Saturn Research

My Saturn research is split into two areas: aurorae and “ring rain”. This page is currently under construction [23 July 2016]

Saturn’s ring rain

What is it?
The rings of Saturn are composed ~99% water ice (yes, H2O!) and pieces of its fragmented structure range in size from collections of molecules to bus-sized chunks. Smaller parts of this material are churned up by meteoric impacts and ionized by sunlight, leading to the formation of a charged ring atmosphere (a ‘ring ionosphere’). Charged material is able to feel the magnetic field of Saturn, so when given a kick in the right direction some of the material then follows the magnetic field lines into the planetary atmosphere, falling as ‘ring rain’ – ta da!

In 2013, using data from 2011, we found for the first time that there is an imprint of ring rain is in the upper atmosphere of Saturn. Not only that, but we found that the water influx from the rings actually dominates the chemical environment where it falls – at approximately 43 degrees north and 37 south latitude. Below are a couple of figures to explain what’s going on.

Below: Arty illustration of ring rain, slightly before we really understood it!

We originally thought ring rain came in at multiple locations as depicted in this artists impression, but we think it's mostly falling in at 43N and 38S, but perhaps elsewhere too.

We originally thought ring rain came in at multiple locations as depicted in this artists impression, but we now think it’s mostly falling in at 43N and 38S, with other locations (via unknown mechanisms) too.

We now think the water is just coming in at two locations denoted in yellow below, but possibly other narrow areas too. Essentially we measure H3+, a molecular ion in the atmosphere, finding that the emission from it was higher in regions of expected water influx. The emission is higher because (simply put) the incoming water acts to soak up H3+ destroying electrons – so in other words, water takes away a loss mechanism of H3+, letting more of it live, and so more a higher intensity is observed.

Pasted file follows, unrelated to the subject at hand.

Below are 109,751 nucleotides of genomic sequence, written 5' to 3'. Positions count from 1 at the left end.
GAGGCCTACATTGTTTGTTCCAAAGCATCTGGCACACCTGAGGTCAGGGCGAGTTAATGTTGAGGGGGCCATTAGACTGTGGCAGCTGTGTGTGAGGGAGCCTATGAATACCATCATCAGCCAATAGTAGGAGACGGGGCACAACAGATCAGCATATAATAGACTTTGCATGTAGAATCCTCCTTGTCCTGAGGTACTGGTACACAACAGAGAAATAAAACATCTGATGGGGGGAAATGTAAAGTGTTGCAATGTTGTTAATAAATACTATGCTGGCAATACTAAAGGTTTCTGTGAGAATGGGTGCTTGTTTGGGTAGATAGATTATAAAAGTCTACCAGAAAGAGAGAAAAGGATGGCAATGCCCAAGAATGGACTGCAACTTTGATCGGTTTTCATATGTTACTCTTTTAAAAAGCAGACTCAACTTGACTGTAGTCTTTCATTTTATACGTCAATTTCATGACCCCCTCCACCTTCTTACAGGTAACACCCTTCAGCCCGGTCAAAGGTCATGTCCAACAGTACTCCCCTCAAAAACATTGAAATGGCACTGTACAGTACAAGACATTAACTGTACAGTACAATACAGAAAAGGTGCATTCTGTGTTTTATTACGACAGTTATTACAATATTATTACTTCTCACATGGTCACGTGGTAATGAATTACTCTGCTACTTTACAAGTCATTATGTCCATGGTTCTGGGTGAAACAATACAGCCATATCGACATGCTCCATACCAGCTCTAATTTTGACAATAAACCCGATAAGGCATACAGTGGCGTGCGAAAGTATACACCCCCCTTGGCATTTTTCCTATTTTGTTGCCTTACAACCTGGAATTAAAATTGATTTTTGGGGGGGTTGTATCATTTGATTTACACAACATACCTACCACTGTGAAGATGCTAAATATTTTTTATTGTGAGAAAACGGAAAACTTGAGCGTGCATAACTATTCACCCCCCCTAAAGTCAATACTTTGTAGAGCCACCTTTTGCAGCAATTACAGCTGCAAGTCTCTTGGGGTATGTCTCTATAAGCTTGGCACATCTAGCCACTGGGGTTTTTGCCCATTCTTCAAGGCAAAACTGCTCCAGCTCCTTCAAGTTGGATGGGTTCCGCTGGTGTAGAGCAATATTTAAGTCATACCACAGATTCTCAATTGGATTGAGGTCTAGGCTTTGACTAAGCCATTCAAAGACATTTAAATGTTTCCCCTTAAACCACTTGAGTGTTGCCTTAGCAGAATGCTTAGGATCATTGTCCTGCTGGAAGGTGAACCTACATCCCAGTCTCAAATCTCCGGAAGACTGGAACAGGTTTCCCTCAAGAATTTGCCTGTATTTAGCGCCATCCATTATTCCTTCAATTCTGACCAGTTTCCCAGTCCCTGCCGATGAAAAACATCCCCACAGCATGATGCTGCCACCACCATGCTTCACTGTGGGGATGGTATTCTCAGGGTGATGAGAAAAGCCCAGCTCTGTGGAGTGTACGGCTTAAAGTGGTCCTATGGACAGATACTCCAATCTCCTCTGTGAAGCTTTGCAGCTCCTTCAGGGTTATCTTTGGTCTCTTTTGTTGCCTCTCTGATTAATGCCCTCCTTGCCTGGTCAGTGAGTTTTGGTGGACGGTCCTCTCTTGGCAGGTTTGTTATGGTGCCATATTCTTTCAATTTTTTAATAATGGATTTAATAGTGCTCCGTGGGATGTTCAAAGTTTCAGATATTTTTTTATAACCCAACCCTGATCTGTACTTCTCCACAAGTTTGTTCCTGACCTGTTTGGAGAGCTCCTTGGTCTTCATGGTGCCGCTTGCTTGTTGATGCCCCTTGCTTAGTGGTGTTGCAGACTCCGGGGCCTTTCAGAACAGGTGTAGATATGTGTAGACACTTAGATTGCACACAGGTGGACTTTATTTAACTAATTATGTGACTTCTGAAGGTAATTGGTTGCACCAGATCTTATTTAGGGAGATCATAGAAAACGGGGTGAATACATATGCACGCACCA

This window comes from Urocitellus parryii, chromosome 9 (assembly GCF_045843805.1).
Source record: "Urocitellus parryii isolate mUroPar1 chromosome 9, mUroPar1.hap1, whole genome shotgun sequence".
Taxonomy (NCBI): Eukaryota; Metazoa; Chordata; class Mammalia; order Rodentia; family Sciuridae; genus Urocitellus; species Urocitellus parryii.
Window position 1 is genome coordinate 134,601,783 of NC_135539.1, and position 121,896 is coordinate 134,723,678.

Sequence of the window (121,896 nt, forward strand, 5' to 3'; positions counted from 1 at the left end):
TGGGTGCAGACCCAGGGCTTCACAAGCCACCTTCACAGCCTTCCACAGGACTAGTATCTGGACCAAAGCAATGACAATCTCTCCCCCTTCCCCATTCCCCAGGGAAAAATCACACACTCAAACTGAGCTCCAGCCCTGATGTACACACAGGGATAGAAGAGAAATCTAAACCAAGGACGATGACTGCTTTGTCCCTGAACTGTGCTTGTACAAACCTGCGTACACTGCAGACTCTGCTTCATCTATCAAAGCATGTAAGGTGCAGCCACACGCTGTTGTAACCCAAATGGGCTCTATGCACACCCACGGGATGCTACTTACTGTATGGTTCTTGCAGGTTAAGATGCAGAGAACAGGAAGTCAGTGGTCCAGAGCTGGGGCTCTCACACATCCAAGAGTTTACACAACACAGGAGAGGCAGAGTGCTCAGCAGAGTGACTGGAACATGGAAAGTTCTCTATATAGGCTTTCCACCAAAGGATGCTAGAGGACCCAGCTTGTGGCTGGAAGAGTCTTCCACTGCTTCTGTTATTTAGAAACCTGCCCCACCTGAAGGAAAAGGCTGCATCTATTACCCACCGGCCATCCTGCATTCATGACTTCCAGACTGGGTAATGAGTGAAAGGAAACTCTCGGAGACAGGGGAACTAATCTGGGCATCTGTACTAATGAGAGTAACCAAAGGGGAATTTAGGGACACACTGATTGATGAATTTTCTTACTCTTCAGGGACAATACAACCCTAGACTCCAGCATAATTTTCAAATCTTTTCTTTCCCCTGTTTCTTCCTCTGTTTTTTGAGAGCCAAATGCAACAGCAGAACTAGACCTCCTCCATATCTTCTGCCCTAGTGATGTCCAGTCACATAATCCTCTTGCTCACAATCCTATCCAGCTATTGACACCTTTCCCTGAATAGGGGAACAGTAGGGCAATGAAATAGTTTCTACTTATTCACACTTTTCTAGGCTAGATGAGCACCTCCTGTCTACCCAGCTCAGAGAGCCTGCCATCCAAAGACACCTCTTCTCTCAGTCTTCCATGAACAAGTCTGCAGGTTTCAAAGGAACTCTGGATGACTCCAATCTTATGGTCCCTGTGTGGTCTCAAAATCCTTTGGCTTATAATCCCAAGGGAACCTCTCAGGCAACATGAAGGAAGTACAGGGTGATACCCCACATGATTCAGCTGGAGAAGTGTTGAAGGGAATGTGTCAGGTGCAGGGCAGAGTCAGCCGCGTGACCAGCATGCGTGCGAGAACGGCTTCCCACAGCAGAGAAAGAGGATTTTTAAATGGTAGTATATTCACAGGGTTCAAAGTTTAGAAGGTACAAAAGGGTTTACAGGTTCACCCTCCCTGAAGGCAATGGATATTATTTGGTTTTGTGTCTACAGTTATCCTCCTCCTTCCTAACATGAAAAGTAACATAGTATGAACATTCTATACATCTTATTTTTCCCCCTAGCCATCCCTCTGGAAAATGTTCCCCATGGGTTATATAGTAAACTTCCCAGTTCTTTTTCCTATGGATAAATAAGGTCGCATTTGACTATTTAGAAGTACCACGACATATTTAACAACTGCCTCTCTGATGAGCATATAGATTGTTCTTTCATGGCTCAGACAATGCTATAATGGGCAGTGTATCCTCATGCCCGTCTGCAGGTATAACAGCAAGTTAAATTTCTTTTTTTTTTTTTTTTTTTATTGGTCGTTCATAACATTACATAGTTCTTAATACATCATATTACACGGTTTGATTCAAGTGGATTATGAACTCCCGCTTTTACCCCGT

The horizontal axes show a scale of planetocentric latitude at the bottom and the planetocentric equatorial distances which those latitudes magnetically map to at the top. The y axis shows the intensity of H3+ emission of the two spectral lines that are shown, Q(1, 0−) at 3.953 µm (black line) and R(2, 2−) at 3.622 µm (dashed black line) with a central gap where the observed emission is swamped by solar photon reflection from the planetary rings. The 1-sigma errors in intensity measurements are denoted by the grey shading envelopes for each line. Latitude bands mapping along planetary magnetic field lines to the main ring subdivisions in the equatorial plane are shown blue (water influx), and the ring gaps are shown in red. The yellow shading is the instability region between the stability limits.

The horizontal axes show a scale of planetocentric latitude at the bottom and the planetocentric equatorial distances which those latitudes magnetically map to at the top. The y axis shows the intensity of H3+ emission of the two spectral lines that are shown, Q(1, 0−) at 3.953 µm (black line) and R(2, 2−) at 3.622 µm (dashed black line) with a central gap where the observed emission is swamped by solar photon reflection from the planetary rings. The 1-sigma errors in intensity measurements are denoted by the grey shading envelopes for each line. Latitude bands mapping along planetary magnetic field lines to the main ring subdivisions in the equatorial plane are shown blue, and the ring gaps are shown in red. The yellow shading denotes the ‘instability regions’ where we think the water influx is mostly coming in from.

You can find the corresponding paper in the scientific journal Nature, where we published this finding in 2013. You can also see a companion article written by Jack Connerney, who first discovered evidence of ‘ring rain’ in the 1980s here.

Press/public interest was high, see a sample of online coverage by clicking play below.

Saturn’s aurorae